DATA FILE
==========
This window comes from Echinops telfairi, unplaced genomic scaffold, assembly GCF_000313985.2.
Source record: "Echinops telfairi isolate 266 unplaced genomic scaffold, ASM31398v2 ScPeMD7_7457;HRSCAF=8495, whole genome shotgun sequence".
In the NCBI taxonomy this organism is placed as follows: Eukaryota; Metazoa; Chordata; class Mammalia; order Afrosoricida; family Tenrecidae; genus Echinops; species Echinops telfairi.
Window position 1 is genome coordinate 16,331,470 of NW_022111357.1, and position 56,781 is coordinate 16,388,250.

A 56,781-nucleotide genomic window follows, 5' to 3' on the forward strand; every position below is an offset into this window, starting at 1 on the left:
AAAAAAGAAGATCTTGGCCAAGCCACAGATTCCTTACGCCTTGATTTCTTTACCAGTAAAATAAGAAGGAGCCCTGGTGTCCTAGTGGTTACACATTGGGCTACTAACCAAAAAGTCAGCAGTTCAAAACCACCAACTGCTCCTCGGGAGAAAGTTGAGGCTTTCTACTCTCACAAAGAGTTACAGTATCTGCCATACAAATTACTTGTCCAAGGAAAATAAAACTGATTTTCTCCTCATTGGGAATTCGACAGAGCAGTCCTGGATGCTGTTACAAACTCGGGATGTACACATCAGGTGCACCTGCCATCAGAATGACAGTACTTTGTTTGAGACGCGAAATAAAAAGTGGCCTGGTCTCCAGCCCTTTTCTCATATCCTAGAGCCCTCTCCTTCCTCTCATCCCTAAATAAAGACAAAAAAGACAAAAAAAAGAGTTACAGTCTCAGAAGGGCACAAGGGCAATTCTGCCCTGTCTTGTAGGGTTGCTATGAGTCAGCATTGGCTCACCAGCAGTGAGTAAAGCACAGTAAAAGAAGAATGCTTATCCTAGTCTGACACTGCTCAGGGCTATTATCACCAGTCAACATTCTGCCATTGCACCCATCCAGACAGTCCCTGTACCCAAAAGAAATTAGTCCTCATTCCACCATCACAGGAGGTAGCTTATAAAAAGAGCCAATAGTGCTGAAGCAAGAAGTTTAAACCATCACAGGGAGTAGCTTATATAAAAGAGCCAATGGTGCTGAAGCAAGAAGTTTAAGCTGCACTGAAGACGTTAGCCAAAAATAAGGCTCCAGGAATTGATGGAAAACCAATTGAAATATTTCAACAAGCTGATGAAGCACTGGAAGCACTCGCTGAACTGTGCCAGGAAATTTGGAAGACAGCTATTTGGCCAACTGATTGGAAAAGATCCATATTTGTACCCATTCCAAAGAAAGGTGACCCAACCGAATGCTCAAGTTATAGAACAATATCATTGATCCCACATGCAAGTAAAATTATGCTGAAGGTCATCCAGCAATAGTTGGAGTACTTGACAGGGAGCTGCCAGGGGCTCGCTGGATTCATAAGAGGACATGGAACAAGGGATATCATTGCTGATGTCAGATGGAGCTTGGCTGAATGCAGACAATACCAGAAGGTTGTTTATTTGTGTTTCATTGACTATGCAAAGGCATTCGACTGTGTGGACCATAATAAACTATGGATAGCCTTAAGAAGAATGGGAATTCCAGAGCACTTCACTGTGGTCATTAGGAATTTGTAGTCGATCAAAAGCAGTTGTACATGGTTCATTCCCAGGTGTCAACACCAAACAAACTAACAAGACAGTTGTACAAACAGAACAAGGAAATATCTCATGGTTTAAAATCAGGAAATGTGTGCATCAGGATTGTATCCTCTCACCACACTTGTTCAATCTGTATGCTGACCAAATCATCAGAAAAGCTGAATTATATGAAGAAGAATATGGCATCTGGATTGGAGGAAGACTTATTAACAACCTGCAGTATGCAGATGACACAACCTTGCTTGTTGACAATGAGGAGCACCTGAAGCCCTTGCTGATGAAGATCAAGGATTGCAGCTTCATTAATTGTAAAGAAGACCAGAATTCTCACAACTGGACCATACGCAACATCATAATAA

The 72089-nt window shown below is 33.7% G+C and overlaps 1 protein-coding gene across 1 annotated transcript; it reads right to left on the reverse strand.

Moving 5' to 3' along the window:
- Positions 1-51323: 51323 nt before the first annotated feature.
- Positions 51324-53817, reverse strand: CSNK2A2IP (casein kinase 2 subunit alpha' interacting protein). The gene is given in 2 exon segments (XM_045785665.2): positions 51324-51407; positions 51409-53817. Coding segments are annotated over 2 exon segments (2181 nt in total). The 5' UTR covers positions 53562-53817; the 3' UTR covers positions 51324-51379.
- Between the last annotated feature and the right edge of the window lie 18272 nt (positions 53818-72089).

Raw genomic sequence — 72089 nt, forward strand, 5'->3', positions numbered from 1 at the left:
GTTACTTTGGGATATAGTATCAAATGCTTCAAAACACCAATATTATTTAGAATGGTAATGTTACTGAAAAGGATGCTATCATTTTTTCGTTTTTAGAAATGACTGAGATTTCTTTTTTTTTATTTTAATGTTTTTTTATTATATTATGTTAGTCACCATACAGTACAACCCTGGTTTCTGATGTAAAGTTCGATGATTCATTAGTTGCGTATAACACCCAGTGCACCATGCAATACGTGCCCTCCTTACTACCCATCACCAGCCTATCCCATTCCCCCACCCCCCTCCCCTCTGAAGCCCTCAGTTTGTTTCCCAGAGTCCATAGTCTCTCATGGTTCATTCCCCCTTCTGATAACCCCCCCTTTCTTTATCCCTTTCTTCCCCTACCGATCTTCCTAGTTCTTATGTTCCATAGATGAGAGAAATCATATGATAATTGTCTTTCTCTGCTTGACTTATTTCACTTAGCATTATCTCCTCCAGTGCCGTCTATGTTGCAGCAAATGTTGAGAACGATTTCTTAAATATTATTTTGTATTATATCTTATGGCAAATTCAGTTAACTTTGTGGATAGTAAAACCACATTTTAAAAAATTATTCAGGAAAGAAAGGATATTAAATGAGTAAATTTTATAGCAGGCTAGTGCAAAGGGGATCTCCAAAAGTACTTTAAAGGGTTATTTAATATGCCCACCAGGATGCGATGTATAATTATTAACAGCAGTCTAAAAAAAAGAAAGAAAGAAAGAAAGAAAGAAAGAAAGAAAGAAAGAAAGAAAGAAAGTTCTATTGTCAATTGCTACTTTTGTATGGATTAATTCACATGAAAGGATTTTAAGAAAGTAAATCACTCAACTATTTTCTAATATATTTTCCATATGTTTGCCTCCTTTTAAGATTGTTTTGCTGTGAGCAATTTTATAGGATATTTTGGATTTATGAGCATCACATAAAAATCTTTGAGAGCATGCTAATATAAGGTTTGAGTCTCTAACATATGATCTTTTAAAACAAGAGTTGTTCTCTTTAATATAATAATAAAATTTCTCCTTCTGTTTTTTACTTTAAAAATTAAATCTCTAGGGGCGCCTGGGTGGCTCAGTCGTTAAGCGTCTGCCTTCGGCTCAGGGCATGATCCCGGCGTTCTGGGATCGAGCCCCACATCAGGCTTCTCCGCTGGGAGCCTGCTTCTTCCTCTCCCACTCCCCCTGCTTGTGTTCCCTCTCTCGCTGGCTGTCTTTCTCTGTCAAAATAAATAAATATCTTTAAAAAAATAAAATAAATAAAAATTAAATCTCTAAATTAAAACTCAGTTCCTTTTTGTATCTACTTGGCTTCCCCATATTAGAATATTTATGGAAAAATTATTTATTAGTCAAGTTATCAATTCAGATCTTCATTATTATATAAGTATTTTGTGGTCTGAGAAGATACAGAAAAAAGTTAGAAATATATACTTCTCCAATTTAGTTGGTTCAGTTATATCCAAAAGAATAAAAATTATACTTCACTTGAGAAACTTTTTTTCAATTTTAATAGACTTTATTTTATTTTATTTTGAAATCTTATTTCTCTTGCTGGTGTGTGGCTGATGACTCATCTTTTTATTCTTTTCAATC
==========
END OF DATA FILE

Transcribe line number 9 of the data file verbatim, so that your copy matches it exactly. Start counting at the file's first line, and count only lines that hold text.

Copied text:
- Positions 1-51323: 51323 nt before the first annotated feature.